And He went up to the mountain and
summoned those whom He Himself
wanted and they came to Him…
I didn’t know what to think when He did not call my name. Why? What was the purpose? It couldn’t be because of my relationship to Peter, after all James and John were brothers and He had called them.
I did not understand.
There were several of us. We watched them leave without even a backward glance. Still, Jesus was not like the other Rabbis who would tell the ones not chosen that they must try harder, or give words of rebuke that left them chaffing and rejected.
The thing is, He looked at each of us before passing us over. It was strange, warming, heart-breaking, and joyous.
I turned to Silas. “Did you feel His look?”
Silas nodded with a smile and the hint of tears in his eyes. “Yes.”
I turned and looked after Jesus and the others. Bitter words intruded on my thoughts. “How can he be the Messiah? Look at the ones he has chosen!”
The speaker was wealthy and young. He stood a bit apart from us, as though we were not quite good enough, yet his rejection bonded him to us.
I turned and looked at him, one brow raised in question.
The young man shrugged angrily. “I know, I know, my heart burned too when he spoke, but look. He called Matthias—a tax collector—and that Iscariot fellow…is Jesus blind?”
Barnabas turned to him, “Jesus healed the blind!” The words came as a gut response, with a tone of affront.
The young man, I learned later his name was Aaron, answered quickly. “Yes, yes, I saw what He did. But you don’t understand. I know Judas. We studied together.”
Now it was my turn to be incredulous. “With you? I’d like to know how.” I thought of Judas’ dusty and hem-torn robe as I looked at Aaron’s meticulously worn robe, trimmed with blue, spotless and likely to be tossed aside if even a hint of a tear appeared.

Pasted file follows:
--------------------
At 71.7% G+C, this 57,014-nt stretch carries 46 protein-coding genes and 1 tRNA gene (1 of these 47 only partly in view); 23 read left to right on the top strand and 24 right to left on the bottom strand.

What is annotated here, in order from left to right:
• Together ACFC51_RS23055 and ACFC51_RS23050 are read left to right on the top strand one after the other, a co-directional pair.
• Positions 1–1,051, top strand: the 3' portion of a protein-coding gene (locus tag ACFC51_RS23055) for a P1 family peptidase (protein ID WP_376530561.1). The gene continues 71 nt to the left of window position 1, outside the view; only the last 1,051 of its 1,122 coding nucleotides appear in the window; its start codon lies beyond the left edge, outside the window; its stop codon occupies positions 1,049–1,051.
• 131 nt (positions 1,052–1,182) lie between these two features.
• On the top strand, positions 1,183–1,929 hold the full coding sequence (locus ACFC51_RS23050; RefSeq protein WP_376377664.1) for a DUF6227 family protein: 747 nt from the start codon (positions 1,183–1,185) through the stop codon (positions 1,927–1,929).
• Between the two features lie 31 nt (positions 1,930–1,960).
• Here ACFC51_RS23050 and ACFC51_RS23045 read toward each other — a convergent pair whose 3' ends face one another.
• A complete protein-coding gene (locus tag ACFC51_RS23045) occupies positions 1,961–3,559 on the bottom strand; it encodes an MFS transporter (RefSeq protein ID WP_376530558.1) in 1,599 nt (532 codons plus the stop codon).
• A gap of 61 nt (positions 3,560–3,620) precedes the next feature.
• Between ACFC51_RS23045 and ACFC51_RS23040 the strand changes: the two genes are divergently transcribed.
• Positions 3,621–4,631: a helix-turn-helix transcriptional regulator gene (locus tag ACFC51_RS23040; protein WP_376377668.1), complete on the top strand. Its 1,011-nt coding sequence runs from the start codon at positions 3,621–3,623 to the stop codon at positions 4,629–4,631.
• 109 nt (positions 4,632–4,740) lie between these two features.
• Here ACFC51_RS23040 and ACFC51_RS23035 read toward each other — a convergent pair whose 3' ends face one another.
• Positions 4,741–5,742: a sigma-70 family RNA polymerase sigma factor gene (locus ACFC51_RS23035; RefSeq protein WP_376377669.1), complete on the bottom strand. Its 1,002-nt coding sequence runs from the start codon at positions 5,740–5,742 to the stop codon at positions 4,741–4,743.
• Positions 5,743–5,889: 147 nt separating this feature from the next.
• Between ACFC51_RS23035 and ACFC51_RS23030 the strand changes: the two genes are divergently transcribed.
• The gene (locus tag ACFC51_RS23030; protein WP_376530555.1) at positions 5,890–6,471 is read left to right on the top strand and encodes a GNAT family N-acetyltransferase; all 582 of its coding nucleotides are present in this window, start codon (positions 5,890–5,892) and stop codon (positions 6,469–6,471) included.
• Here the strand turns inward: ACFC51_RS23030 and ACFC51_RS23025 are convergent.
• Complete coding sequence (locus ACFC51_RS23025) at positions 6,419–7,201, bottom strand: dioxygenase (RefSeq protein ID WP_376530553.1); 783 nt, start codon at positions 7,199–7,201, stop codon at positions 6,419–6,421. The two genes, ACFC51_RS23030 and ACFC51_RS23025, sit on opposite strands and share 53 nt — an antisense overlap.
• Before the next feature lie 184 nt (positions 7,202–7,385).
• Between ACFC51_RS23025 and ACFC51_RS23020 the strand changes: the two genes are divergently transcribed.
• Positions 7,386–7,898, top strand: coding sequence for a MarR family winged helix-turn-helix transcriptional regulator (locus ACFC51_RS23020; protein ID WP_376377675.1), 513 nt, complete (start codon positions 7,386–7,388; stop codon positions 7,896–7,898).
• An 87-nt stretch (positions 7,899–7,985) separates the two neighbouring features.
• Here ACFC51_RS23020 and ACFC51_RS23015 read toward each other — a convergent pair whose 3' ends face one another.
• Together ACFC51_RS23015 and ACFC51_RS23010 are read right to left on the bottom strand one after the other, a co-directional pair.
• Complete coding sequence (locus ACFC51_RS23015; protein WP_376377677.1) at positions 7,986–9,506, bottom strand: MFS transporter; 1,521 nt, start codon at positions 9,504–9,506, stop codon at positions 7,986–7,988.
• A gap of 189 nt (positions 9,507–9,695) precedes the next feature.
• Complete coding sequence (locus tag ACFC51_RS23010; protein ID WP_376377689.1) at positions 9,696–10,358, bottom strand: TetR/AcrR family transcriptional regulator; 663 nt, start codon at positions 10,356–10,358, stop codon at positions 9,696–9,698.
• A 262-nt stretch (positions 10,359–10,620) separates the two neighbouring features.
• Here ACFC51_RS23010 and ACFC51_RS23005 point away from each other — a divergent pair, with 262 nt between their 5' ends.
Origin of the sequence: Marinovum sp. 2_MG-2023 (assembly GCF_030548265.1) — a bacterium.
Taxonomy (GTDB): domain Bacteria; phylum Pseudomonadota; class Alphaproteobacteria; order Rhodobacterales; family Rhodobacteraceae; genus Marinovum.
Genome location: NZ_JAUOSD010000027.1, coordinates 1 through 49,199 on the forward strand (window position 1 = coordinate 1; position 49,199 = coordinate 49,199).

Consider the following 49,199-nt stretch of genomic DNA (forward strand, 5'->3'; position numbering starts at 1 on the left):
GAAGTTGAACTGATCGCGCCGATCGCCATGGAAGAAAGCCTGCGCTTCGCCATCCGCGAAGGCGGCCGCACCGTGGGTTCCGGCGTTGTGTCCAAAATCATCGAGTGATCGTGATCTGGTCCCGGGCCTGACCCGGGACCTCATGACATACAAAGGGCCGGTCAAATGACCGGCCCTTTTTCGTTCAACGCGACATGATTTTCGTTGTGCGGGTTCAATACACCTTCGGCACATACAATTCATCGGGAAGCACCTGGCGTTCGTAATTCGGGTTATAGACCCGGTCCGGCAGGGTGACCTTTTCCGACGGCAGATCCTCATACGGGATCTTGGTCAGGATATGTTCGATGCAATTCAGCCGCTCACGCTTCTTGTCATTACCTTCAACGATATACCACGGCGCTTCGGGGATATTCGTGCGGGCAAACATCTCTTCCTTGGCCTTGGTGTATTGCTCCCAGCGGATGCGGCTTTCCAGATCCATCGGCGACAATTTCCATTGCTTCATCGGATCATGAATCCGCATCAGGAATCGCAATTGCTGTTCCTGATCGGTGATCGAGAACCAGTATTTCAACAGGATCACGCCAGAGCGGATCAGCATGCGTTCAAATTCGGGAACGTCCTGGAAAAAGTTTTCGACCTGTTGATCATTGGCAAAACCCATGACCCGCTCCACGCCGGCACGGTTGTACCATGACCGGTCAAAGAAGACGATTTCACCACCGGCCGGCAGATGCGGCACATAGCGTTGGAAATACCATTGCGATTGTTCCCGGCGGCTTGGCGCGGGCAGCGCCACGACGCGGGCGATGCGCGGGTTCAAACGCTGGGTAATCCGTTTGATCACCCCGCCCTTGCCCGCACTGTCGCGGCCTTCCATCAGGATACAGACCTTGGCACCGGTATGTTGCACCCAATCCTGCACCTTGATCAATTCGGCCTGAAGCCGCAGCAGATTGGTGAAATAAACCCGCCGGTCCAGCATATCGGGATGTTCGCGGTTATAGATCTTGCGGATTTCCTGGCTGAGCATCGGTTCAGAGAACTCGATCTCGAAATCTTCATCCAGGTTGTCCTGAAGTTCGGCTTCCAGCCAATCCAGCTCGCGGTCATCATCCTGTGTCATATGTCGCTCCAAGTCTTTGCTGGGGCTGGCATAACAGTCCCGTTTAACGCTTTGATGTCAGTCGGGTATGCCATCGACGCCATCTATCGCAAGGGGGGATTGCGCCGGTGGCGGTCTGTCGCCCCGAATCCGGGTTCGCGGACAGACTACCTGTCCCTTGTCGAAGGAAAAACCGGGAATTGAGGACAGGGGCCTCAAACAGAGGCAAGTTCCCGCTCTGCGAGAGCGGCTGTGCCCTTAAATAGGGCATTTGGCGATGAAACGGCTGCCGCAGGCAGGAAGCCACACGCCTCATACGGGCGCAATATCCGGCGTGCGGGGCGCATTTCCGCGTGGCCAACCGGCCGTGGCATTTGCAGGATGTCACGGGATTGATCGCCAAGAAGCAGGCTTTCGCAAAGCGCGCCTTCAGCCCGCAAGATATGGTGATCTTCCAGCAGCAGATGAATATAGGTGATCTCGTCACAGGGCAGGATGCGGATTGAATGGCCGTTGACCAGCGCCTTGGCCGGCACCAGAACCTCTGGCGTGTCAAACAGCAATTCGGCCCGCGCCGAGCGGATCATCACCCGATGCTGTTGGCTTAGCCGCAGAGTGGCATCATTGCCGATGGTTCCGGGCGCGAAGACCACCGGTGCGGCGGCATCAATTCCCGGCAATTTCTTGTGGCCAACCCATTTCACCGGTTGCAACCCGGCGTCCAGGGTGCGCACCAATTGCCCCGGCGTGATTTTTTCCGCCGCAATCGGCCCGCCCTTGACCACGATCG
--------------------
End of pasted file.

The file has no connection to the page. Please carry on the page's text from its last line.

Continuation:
Aaron looked grim. “We were in the same synagogue class for our Torah studies.”
Another of the uncalled, Silas, responded with surprise. “Impossible, the two of you could never have been in the same class.”
“Those were my thoughts exactly,” Aaron responded. “I asked my father why someone like Judas was in my class. My father said that he was not happy about it either, but it was that or…” Aaron paused in embarrassment. “I guess that is why I wanted to follow Jesus. I thought, ‘Now here is a Rabbi whose head will not be turned by bribes and flattery’.”
“What, you think Judas bribed him,” I exclaimed.
Aaron looked distraught and almost hopeless. “I don’t know. I’ve been watching Judas. I don’t think he bribed Jesus. But if Jesus is the Messiah, or even if he is just a prophet, he should know, Judas is not to be trusted!” Aaron’s words were grim and harsh.
Barnabas reproved Aaron gently. “I understand your feelings. I too longed to hear my name called by Him, but surely you don’t expect Jesus to judge a man for his father’s sins?”
Was there a tear in Aaron’s eye? “Then why was I rejected? Cannot a man of wealth and power follow a great Rabbi? What must I do to be saved?”